Why are Parents Afraid of their Children?

(The Nationalist, 27 September 2002)


Why are parents afraid of their children? I don’t mean afraid for their children, but afraid of them. I see parents trying to buy their children’s affection with money and presents. I see parents talking about treating their children as equals, or wanting their children to see them as friends, rather than as parents. I see parents trying to ingratiate themselves with their children by acting hip and cool. I see parents who are afraid to correct their children, to check misconduct, to give an instruction that they mean. They say they are afraid that if they do, they will break whatever links they have to their child.

I feel like saying, ‘Catch yourself on and grow up!’ Such behaviour in parents is foolish to the point of being embarrassing.

Please, parents, be what you are, be what you are meant to be – parents, that is, educators of your children. Do the job of training your children for life. Take responsibility. Take charge. Your children need you. They need your time, your attention, and your correction. They want leadership from you. Don’t betray them by running away from the hard challenge.

We live in an age of capitulation, of flight from responsibility. Parents shouldn’t be part of that trend, but instead fight against it.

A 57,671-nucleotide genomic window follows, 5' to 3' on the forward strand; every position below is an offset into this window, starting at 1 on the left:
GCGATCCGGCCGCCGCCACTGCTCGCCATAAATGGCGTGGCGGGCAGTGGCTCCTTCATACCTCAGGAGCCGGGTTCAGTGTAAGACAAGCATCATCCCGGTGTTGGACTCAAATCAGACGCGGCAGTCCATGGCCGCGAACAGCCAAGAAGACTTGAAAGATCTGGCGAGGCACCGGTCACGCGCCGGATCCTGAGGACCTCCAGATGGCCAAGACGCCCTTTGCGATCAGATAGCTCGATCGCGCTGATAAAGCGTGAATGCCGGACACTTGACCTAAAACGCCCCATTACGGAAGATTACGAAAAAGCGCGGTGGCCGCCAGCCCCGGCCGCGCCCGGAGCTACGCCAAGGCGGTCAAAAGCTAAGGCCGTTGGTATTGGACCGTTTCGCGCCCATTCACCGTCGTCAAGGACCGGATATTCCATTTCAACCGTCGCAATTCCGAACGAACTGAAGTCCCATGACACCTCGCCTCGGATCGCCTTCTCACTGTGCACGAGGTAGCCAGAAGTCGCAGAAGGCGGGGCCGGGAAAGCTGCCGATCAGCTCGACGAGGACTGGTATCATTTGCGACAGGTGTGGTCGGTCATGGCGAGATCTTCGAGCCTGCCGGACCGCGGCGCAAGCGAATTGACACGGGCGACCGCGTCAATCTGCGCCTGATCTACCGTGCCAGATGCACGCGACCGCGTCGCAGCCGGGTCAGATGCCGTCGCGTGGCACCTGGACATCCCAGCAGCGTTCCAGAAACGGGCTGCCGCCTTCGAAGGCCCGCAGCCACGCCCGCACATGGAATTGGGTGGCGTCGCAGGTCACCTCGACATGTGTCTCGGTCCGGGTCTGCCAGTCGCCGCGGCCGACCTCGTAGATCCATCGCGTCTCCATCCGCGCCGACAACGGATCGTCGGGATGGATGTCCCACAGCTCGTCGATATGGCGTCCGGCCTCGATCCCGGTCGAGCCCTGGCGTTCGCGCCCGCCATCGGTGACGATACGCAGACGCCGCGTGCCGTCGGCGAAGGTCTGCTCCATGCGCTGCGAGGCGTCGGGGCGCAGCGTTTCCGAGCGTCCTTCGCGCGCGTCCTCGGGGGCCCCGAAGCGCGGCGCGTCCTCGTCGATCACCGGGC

Why do parents say they didn’t know where their children were, when the Guards call to the door to say their son or daughter has been in trouble. Why haven’t they made it their business to know?

Why do parents give their children money, if they know from past experience that it will be spent on drink or drugs?

Why do we see a steady lowering of the age at which children start experimenting with drink, drugs and sex?

One of the basic differences between a child and an adult is that a child is not expected to be responsible for his/her behaviour, but an adult is. A parent who opts out of the responsibility of parenting is behaving like a child. Children are not being helped to grow to maturity by parents who opt out in this way. Children need boundaries; they need parents who will tell them the difference between right and wrong, and who themselves adhere to the standards they set for their children.

Children need parents, and parenting.